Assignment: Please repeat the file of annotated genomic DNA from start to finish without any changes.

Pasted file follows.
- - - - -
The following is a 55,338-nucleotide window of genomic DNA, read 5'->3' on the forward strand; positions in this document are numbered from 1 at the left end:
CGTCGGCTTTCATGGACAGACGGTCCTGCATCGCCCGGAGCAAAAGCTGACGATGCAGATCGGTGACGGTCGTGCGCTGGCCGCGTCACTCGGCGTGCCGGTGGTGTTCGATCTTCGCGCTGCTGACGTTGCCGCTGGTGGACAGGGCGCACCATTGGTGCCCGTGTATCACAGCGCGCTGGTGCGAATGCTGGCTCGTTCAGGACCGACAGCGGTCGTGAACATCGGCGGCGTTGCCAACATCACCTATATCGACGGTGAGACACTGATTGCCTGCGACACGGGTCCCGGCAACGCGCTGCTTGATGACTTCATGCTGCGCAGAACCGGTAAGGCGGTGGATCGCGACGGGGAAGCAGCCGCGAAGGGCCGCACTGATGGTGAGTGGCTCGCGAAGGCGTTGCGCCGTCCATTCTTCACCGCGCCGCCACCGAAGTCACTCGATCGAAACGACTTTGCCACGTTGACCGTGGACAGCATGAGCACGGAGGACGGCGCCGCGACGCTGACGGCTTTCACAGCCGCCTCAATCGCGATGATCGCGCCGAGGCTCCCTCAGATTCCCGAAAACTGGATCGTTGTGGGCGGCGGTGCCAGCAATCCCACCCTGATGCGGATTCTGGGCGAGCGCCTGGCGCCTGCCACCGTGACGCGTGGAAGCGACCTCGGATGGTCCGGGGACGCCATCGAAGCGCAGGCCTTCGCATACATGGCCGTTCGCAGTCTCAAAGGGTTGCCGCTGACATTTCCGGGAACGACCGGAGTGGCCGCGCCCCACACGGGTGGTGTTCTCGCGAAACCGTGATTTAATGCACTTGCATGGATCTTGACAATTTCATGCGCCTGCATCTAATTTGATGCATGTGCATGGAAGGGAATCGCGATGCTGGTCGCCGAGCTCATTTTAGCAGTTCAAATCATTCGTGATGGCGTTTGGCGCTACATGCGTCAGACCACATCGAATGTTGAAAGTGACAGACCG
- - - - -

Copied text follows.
The following is a 55,338-nucleotide window of genomic DNA, read 5'->3' on the forward strand; positions in this document are numbered from 1 at the left end:
CGTCGGCTTTCATGGACAGACGGTCCTGCATCGCCCGGAGCAAAAGCTGACGATGCAGATCGGTGACGGTCGTGCGCTGGCCGCGTCACTCGGCGTGCCGGTGGTGTTCGATCTTCGCGCTGCTGACGTTGCCGCTGGTGGACAGGGCGCACCATTGGTGCCCGTGTATCACAGCGCGCTGGTGCGAATGCTGGCTCGTTCAGGACCGACAGCGGTCGTGAACATCGGCGGCGTTGCCAACATCACCTATATCGACGGTGAGACACTGATTGCCTGCGACACGGGTCCCGGCAACGCGCTGCTTGATGACTTCATGCTGCGCAGAACCGGTAAGGCGGTGGATCGCGACGGGGAAGCAGCCGCGAAGGGCCGCACTGATGGTGAGTGGCTCGCGAAGGCGTTGCGCCGTCCATTCTTCACCGCGCCGCCACCGAAGTCACTCGATCGAAACGACTTTGCCACGTTGACCGTGGACAGCATGAGCACGGAGGACGGCGCCGCGACGCTGACGGCTTTCACAGCCGCCTCAATCGCGATGATCGCGCCGAGGCTCCCTCAGATTCCCGAAAACTGGATCGTTGTGGGCGGCGGTGCCAGCAATCCCACCCTGATGCGGATTCTGGGCGAGCGCCTGGCGCCTGCCACCGTGACGCGTGGAAGCGACCTCGGATGGTCCGGGGACGCCATCGAAGCGCAGGCCTTCGCATACATGGCCGTTCGCAGTCTCAAAGGGTTGCCGCTGACATTTCCGGGAACGACCGGAGTGGCCGCGCCCCACACGGGTGGTGTTCTCGCGAAACCGTGATTTAATGCACTTGCATGGATCTTGACAATTTCATGCGCCTGCATCTAATTTGATGCATGTGCATGGAAGGGAATCGCGATGCTGGTCGCCGAGCTCATTTTAGCAGTTCAAATCATTCGTGATGGCGTTTGGCGCTACATGCGTCAGACCACATCGAATGTTGAAAGTGACAGACCG